Quantifying the effect of turbulent magnetic diffusion on the growth rate of the magneto−rotational instability⋆
1 Department of Physics, Gustaf Hällströmin katu 2a, PO Box 64, 00014 University of Helsinki, Finland
2 Nordita, KTH Royal Institute of Technology and Stockholm University, Roslagstullsbacken 23, 10691 Stockholm, Sweden
3 Department of Astronomy, AlbaNova University Center, Stockholm University, 10691 Stockholm, Sweden
4 Aalto University, ReSoLVE Centre of Excellence, Department of Information and Computer Science, PO Box 15400, 00076 Aalto, Finland
Received: 11 October 2013
Accepted: 9 May 2014
Context. In astrophysics, turbulent diffusion is often used in place of microphysical diffusion to avoid resolving the small scales. However, we expect this approach to break down when time and length scales of the turbulence become comparable with other relevant time and length scales in the system. Turbulent diffusion has previously been applied to the magneto-rotational instability (MRI), but no quantitative comparison of growth rates at different turbulent intensities has been performed.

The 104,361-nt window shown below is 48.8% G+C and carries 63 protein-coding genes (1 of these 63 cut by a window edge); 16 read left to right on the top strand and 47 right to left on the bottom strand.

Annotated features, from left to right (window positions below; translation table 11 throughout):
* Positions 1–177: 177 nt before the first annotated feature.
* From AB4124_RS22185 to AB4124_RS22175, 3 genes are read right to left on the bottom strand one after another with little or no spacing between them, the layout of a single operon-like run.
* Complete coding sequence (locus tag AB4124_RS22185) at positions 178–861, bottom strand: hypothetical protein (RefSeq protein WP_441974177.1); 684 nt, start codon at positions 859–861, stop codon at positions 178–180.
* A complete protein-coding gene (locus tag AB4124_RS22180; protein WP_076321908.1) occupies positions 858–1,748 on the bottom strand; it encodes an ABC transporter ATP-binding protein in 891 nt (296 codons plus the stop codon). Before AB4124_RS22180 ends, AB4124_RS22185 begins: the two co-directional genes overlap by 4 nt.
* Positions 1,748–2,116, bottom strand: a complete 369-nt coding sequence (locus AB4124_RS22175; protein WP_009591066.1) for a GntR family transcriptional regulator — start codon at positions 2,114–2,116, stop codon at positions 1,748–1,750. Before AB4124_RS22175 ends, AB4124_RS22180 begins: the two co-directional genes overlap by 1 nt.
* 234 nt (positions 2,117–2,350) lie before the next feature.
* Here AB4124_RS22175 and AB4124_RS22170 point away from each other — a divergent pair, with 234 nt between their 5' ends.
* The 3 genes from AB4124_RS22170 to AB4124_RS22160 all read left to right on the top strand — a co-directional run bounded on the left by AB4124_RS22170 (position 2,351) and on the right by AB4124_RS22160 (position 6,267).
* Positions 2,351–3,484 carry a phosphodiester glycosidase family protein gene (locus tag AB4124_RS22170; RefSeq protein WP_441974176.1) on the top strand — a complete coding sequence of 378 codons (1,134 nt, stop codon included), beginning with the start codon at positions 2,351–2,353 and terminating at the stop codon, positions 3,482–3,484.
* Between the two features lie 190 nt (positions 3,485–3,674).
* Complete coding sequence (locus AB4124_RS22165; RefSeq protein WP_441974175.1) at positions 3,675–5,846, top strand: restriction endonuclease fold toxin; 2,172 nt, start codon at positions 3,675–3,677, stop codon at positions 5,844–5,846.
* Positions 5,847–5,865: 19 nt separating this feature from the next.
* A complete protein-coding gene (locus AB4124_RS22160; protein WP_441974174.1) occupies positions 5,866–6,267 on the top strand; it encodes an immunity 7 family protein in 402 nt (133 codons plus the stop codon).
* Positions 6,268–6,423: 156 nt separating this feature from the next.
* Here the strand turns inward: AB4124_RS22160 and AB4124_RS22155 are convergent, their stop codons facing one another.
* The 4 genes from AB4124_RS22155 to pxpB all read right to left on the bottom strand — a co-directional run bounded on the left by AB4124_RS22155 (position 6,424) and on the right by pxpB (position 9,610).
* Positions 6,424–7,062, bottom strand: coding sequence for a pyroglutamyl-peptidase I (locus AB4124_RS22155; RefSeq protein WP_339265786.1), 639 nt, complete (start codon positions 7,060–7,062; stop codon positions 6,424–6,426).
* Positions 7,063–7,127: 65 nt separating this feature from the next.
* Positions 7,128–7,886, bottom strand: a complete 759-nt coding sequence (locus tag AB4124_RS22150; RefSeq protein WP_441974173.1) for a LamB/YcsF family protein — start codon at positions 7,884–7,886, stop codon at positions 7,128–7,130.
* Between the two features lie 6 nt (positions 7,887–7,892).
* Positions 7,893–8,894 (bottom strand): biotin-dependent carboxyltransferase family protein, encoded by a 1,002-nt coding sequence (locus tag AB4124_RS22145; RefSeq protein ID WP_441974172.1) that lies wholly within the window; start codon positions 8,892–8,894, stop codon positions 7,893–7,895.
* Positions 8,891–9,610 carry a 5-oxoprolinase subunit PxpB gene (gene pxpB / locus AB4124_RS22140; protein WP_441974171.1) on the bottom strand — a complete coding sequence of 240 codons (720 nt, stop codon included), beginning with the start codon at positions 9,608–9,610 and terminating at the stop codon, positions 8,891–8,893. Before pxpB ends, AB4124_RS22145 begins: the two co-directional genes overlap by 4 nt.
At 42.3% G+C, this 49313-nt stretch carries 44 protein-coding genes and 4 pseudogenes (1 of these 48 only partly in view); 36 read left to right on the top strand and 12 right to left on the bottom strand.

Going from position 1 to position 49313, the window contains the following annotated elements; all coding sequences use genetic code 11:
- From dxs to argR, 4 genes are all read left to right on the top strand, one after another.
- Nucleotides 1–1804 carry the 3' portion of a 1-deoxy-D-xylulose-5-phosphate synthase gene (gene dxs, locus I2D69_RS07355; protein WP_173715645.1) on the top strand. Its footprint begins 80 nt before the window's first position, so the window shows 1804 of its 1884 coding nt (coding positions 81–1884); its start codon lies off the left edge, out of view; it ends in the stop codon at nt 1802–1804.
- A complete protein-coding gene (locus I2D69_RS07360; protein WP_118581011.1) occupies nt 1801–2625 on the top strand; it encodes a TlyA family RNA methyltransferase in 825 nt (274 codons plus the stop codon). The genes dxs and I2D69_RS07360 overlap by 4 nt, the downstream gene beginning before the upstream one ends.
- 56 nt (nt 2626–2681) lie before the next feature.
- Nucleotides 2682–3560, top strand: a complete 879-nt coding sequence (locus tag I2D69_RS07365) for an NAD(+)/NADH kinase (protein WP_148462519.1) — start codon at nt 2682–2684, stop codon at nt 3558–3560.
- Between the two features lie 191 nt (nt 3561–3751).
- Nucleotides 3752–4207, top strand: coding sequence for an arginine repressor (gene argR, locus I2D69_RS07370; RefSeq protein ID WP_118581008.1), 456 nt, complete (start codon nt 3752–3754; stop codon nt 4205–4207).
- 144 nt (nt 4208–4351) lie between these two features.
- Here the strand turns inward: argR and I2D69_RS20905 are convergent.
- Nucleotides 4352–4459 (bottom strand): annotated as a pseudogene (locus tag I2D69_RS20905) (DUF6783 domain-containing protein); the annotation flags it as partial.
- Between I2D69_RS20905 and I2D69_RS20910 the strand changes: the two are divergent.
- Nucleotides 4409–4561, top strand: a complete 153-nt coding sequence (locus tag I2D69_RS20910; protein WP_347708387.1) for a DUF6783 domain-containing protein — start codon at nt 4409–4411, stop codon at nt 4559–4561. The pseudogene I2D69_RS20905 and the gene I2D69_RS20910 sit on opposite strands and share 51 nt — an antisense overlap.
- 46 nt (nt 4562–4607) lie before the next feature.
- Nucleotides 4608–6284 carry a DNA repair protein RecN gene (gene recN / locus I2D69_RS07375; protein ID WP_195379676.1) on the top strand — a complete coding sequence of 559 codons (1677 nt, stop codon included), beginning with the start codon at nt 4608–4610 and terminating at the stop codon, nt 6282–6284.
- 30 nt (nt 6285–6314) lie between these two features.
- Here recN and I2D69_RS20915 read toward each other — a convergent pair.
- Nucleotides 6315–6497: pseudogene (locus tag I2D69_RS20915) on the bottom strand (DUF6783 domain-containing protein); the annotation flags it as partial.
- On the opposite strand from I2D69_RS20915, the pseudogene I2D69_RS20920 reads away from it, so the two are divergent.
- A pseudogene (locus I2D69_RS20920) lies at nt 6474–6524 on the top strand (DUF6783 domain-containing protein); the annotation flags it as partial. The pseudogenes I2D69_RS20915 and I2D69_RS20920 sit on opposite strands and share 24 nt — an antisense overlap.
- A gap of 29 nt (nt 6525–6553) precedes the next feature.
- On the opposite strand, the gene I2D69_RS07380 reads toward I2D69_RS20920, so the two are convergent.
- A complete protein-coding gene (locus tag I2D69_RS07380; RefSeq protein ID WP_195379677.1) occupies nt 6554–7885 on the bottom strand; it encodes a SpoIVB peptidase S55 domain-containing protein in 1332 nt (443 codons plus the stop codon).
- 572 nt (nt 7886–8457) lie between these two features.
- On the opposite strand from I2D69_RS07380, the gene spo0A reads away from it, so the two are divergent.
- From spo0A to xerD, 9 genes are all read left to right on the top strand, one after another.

Aims. We investigate to what extent turbulent diffusion can be used to model the effects of small-scale turbulence on the kinematic growth rates of the MRI, and how this depends on angular velocity and magnetic field strength.
Methods. We use direct numerical simulations in three-dimensional shearing boxes with periodic boundary conditions in the spanwise direction and additional random plane-wave volume forcing to drive a turbulent flow at a given length scale. We estimate the turbulent diffusivity using a mixing length formula and compare with results obtained with the test-field method.
Results. It turns out that the concept of turbulent diffusion is remarkably accurate in describing the effect of turbulence on the growth rate of the MRI. No noticeable breakdown of turbulent diffusion has been found, even when time and length scales of the turbulence become comparable with those imposed by the MRI itself. On the other hand, quenching of turbulent magnetic diffusivity by the magnetic field is found to be absent.
Conclusions. Turbulence reduces the growth rate of the MRI in the same way as microphysical magnetic diffusion does.
Key words: turbulence / magnetohydrodynamics (MHD) / hydrodynamics
Appendix A is available in electronic form at http://www.aanda.org
© ESO, 2014